This was a somewhat short, very witty, and quite entertaining read. It reminded me a bit of Kurt Vonnegut's writing style, except less ADHD-like, a more focused narrative that skipped from flashback (in 1945) to present-tense and -time narration (pretty much every chapter begins with our narrator telling us what distraction occurred when he wrote the previous chapter).
(And by the way, I lifted the picture from this thing, which is a far more detailed review-like-thing with a much better exploration of this book's themes. Click on the link!)

11 Aug 2010

À Ciel Ouvert - Nelly Arcan

In this 270-page-long novel, Nelly Arcan explored themes ranging from the obsession with beauty to the obsession with love, while touching on mental, physical, sexual and emotional health issues.
Because let's face it, all of the main characters have issues. First you have Rose, a stylist who is addicted to plastic surgery (or so I saw it), and is obsessively in love with her boyfriend-then-ex, Charles, with whom she incidentally works with. She's also pretty misogynistic and has some issues about women being her competition in love, which stems from her childhood.
Then you have Julie, a documentary writer who has to deal with her own alcoholism and her drug issues, as well as her zombie-like state of existence following her last breakup, years ago, which only gets broken once she "steals" Charles from Rose. She's also very driven when it comes to maintaining her appearance, with frequent harmful effects (burning in the sunlight, badly injuring her shoulder while working out, scarring, that kind of thing).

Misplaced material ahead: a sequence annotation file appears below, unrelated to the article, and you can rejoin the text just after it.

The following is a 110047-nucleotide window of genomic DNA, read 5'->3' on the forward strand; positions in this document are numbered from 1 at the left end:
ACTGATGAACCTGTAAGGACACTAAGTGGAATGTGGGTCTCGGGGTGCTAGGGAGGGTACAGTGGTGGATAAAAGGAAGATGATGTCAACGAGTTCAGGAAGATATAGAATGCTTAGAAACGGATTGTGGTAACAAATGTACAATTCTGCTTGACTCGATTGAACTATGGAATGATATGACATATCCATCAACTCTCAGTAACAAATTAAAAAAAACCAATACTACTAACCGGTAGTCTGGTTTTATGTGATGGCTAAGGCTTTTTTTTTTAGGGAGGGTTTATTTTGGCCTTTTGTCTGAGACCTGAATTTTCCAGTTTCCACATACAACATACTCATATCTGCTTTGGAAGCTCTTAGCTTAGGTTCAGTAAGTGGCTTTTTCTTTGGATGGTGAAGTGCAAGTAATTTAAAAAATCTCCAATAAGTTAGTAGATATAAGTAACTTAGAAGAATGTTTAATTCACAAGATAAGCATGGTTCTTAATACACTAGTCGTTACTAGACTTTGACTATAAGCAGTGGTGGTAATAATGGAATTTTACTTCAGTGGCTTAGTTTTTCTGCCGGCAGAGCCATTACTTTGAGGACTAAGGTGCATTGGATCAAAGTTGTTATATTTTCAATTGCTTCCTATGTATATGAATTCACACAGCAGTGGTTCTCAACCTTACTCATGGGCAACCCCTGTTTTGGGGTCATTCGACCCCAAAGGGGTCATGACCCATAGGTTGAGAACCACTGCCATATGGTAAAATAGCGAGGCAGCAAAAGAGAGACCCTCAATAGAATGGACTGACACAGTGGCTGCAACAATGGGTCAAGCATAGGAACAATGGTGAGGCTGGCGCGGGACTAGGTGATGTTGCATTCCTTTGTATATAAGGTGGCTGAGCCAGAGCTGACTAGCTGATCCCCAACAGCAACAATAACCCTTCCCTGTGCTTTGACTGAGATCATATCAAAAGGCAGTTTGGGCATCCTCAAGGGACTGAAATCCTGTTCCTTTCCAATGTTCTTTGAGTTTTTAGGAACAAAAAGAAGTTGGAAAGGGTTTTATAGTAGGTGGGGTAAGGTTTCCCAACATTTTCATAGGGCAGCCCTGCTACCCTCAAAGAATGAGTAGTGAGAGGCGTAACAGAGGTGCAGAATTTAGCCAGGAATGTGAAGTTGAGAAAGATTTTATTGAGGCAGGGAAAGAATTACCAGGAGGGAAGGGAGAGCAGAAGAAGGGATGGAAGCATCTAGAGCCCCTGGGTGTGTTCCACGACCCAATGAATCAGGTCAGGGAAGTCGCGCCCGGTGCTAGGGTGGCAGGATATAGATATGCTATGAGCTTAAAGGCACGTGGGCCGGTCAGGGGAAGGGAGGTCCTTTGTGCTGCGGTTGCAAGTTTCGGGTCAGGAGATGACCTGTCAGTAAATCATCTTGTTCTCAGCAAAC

And then you have Charles, the photographer with the traumatic childhood, the sexuality issues, and the mental health issues which pop up later in the novel and swell from there on.
The content was depressing, but this novel was also very well presented; Arcan's prose is fluid, and while some of her sentences might seem a little run-on and superfluous, they do manage to successfully dictate the pace and ambiance of the story. An okay read.

8 Aug 2010

Inception - That 2010 movie

Oh where to begin?
I liked this movie. It wasn't really confusing (or at least, a lot more simple than the reviews I'd read made it seem), and it was a very interesting concept to begin with: how do you plant an idea into someone? People can trace back the genesis of their ideas, so you want to make them think that they thought of it first. And since there's some convenient dream-invasion technology available, guess how our protagonists do what they have to do?
Anyways. You have Leonardo Dicaprio, Ellen Page, and a guy named Joseph Gordon-Levitt whom I had never heard of before this movie, and who looks a lot like a skinnier (and more alive) Heath Ledger. The whole concept of layers of dreams reminded me of the layers of the Twilight in the Night Watch series of novels. (Yes, I had to bring a book in somewhere!) And... well, it's a very entertaining movie, that I might even watch again someday. Maybe.

7 Aug 2010

The Amulet of Samarkand - Jonathan Stroud